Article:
Facebook's "Fan - sumers": Do Social Ads Violate Users' Privacy?

By ANITA RAMASASTRY
Wednesday, Nov. 14, 2007

Within the past few weeks, the ever-growing social networking site Facebook announced that it would start a new feature - social advertising.

Facebook already allows its users to create profiles and share information with a group of friends. Each member creates a profile page where he or she can post photos, hobbies, favorite music, and other personal information. What the new features will add is that advertisers will be able to enter Facebook's world and create profile pages to promote their products, music, or services -- pages where other users can register as "fans" (or what Facebook calls "fan-sumers") of a particular company or entertainer.

Moreover, if a user registers as a "fan," Facebook will generate ads that display the user's photo alongside product endorsements. These ads will be shown to the user's Facebook friends about items he or she purchased or endorsed. For example, a Facebook user who rents a movie on Blockbuster.com will be asked if he would like to have his movie selections broadcast to all his friends on Facebook. If he says yes, those friends will receive that movie message, along with an ad from Blockbuster which incorporates his photo.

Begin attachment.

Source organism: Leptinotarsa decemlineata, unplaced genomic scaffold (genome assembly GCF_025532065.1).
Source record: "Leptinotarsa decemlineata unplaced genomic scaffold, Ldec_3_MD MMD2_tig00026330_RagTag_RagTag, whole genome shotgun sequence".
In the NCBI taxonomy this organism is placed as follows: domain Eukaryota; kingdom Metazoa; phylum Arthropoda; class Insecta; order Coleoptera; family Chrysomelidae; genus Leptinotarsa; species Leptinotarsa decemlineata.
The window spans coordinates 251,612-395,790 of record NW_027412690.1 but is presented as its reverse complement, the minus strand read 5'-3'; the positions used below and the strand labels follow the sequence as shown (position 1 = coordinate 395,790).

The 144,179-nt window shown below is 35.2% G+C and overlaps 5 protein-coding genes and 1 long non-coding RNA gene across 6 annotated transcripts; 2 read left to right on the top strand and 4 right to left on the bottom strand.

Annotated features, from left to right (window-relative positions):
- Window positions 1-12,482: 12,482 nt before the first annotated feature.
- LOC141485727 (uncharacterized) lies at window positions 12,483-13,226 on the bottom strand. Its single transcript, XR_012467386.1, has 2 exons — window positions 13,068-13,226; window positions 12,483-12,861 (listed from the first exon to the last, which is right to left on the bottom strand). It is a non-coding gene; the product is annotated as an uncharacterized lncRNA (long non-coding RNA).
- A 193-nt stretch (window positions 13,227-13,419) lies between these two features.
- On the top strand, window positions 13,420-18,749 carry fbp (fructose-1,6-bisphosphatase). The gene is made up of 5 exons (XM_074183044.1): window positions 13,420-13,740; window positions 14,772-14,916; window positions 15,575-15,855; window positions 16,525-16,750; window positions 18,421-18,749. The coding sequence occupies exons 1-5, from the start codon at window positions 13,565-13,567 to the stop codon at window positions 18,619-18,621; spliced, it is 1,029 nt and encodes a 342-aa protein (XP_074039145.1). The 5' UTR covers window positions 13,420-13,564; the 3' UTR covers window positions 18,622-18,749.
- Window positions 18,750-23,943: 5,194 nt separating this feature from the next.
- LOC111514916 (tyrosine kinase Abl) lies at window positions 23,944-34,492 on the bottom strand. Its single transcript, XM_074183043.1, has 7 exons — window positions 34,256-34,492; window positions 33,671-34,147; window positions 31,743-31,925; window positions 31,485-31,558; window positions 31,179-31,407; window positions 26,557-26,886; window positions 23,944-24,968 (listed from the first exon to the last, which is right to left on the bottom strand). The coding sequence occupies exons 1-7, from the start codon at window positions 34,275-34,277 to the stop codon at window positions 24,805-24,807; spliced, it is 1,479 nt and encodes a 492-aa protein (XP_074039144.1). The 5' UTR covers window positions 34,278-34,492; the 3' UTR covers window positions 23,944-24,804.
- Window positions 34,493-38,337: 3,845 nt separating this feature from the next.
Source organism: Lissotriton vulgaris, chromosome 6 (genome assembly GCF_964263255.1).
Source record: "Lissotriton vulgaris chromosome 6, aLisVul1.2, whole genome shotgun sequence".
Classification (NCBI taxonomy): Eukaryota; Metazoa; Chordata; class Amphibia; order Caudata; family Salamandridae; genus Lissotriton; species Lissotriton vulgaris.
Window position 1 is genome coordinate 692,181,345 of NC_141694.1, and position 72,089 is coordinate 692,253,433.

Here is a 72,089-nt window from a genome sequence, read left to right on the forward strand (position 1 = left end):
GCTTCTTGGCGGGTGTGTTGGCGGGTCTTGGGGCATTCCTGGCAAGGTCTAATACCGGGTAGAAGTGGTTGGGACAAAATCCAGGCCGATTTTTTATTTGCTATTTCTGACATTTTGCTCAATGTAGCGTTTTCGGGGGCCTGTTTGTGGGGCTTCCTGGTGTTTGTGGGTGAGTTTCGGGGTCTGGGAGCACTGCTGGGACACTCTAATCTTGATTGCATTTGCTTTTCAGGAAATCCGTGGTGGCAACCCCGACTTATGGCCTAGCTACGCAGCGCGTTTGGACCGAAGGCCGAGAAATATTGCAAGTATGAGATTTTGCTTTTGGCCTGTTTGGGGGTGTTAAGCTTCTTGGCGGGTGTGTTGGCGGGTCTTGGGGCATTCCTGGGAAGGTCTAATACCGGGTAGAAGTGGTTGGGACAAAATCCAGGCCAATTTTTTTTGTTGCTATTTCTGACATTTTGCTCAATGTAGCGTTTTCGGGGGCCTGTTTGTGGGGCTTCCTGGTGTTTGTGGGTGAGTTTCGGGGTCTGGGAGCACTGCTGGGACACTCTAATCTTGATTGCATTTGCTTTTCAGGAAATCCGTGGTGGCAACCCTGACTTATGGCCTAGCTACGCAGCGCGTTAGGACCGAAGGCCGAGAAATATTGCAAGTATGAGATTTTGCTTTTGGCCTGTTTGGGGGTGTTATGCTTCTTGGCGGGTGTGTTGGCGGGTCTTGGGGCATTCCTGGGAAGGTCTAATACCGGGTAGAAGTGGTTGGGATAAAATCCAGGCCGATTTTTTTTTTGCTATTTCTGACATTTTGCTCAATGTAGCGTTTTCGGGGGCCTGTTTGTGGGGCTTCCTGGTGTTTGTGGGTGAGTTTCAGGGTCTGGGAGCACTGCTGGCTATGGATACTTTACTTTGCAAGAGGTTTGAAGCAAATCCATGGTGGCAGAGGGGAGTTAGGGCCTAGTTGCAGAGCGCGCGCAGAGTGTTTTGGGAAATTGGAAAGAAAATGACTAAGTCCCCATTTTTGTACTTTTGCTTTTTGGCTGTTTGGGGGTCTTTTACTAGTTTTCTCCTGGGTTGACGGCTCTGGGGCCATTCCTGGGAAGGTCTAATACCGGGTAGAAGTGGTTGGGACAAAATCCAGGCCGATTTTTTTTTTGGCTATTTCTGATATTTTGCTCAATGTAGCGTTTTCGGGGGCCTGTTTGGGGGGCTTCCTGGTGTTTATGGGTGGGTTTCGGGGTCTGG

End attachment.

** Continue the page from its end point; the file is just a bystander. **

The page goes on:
This new program has caused some privacy advocates to question the legality of Facebook's actions: While Facebook believes its members have consented to the use of their images, have they also consented, in particular, to their names or images being paired with an advertisement? Facebook has claimed that there is no privacy concern here, since only "friends" will receive an advertisement with a member's photo or name.

As I will explain, if Facebook was or is clear about seeking users' consent for their photos' appearance in social advertising, its engaging in social advertising is legal. It should, however, notify its users that it is doing so and provide them with a chance to opt out of such advertising.

Facebook's Argument in Favor of Social Advertising

Facebook has described "social advertising" through its employee blogging. The product manager for Facebook ads notes: